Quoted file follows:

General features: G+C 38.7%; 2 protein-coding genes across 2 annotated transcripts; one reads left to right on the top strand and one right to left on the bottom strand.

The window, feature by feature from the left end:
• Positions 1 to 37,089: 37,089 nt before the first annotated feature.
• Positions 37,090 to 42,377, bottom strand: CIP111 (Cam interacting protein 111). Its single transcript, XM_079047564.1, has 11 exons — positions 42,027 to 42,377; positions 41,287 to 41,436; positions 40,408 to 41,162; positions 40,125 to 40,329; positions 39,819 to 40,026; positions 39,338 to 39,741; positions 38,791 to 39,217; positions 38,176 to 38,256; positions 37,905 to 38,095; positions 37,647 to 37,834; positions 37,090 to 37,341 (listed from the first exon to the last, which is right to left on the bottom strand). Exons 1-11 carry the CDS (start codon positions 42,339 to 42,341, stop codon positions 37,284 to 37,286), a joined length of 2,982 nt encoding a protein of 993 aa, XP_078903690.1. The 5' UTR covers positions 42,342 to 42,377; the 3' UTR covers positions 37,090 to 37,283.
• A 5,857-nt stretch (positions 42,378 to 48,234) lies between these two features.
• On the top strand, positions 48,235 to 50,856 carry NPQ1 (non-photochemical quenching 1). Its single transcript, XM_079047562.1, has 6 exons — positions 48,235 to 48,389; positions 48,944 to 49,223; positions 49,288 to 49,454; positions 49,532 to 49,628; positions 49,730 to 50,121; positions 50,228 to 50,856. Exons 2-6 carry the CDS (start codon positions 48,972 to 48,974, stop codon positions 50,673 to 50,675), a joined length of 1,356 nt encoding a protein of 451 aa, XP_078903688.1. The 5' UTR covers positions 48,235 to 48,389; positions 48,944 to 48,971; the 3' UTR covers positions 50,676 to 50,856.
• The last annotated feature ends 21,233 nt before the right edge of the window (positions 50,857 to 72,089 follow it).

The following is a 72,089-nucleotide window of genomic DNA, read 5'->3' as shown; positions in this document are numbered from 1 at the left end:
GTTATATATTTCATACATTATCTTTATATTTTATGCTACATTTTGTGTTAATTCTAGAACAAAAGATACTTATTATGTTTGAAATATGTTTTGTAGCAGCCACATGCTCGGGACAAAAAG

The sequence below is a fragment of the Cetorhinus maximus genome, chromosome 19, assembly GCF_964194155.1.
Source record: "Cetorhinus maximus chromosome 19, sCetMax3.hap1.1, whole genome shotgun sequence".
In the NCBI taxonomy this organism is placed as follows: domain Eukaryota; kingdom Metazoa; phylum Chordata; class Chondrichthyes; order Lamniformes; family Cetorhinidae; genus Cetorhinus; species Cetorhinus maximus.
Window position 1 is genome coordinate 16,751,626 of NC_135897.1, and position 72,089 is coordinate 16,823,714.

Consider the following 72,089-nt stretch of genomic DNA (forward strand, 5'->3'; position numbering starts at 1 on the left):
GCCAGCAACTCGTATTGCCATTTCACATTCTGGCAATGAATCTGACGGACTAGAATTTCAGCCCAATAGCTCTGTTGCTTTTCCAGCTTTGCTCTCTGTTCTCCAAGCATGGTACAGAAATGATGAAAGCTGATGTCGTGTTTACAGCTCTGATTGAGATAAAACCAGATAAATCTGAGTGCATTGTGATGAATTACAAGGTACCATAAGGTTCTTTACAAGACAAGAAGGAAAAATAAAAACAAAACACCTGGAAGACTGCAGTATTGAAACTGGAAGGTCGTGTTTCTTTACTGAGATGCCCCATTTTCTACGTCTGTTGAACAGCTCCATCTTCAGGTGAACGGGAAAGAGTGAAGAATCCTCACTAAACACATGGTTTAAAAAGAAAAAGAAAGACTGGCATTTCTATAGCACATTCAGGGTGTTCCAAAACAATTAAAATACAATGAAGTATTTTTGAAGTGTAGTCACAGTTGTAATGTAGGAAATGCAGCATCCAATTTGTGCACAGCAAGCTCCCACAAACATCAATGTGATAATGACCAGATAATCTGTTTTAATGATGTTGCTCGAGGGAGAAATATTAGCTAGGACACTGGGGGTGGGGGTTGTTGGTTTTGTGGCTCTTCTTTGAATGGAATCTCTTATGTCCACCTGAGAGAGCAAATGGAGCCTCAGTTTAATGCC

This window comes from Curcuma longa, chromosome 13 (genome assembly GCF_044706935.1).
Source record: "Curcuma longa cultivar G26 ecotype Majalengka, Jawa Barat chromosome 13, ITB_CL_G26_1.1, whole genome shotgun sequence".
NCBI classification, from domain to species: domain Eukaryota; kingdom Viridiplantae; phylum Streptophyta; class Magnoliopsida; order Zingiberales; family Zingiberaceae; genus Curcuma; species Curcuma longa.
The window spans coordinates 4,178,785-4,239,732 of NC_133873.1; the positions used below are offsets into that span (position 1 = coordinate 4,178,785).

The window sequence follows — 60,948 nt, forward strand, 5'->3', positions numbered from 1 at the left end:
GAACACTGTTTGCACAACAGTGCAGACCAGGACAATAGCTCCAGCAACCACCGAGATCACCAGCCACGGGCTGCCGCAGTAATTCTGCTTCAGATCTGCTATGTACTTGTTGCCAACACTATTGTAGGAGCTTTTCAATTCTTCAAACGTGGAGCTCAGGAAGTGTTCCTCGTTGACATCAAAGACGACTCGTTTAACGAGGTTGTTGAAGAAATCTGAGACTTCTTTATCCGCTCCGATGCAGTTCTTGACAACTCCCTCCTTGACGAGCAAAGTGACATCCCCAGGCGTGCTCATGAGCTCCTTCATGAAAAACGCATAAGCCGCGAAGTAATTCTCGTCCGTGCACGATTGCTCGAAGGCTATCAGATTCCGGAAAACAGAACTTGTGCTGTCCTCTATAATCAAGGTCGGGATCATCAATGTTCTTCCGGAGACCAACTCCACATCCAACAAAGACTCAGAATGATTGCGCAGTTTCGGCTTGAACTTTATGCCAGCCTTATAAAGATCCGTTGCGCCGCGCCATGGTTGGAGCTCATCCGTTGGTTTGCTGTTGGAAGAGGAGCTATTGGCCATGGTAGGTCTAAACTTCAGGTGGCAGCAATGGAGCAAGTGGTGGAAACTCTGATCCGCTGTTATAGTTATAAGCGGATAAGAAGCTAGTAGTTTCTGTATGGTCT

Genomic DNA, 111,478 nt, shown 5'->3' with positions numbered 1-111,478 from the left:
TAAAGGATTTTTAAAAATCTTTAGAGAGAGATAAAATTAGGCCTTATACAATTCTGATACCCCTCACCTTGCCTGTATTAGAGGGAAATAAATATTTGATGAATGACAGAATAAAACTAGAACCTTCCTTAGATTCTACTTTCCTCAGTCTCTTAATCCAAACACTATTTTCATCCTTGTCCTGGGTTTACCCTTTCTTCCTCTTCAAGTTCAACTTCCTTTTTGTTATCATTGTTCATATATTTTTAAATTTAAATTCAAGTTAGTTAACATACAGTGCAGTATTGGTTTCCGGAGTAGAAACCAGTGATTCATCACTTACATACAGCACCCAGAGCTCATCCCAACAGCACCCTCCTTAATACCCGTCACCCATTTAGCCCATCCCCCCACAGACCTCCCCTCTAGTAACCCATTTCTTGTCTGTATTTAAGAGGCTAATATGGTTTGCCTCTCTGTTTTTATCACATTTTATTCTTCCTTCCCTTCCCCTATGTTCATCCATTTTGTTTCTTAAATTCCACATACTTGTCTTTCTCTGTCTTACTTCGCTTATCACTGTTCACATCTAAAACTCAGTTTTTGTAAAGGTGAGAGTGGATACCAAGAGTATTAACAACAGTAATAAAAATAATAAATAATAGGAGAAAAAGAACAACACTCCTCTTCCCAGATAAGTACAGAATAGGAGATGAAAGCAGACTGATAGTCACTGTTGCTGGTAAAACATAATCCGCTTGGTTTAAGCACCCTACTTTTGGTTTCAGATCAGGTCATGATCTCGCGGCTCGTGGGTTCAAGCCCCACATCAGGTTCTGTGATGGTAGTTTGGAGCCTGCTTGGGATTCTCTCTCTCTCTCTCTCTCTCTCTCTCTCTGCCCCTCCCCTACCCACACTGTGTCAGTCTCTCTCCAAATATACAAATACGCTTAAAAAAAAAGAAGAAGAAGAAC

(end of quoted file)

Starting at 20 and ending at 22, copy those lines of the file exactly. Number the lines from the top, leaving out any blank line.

The window sequence follows — 60,948 nt, forward strand, 5'->3', positions numbered from 1 at the left end:
GAACACTGTTTGCACAACAGTGCAGACCAGGACAATAGCTCCAGCAACCACCGAGATCACCAGCCACGGGCTGCCGCAGTAATTCTGCTTCAGATCTGCTATGTACTTGTTGCCAACACTATTGTAGGAGCTTTTCAATTCTTCAAACGTGGAGCTCAGGAAGTGTTCCTCGTTGACATCAAAGACGACTCGTTTAACGAGGTTGTTGAAGAAATCTGAGACTTCTTTATCCGCTCCGATGCAGTTCTTGACAACTCCCTCCTTGACGAGCAAAGTGACATCCCCAGGCGTGCTCATGAGCTCCTTCATGAAAAACGCATAAGCCGCGAAGTAATTCTCGTCCGTGCACGATTGCTCGAAGGCTATCAGATTCCGGAAAACAGAACTTGTGCTGTCCTCTATAATCAAGGTCGGGATCATCAATGTTCTTCCGGAGACCAACTCCACATCCAACAAAGACTCAGAATGATTGCGCAGTTTCGGCTTGAACTTTATGCCAGCCTTATAAAGATCCGTTGCGCCGCGCCATGGTTGGAGCTCATCCGTTGGTTTGCTGTTGGAAGAGGAGCTATTGGCCATGGTAGGTCTAAACTTCAGGTGGCAGCAATGGAGCAAGTGGTGGAAACTCTGATCCGCTGTTATAGTTATAAGCGGATAAGAAGCTAGTAGTTTCTGTATGGTCT

Genomic DNA, 111,478 nt, shown 5'->3' with positions numbered 1-111,478 from the left: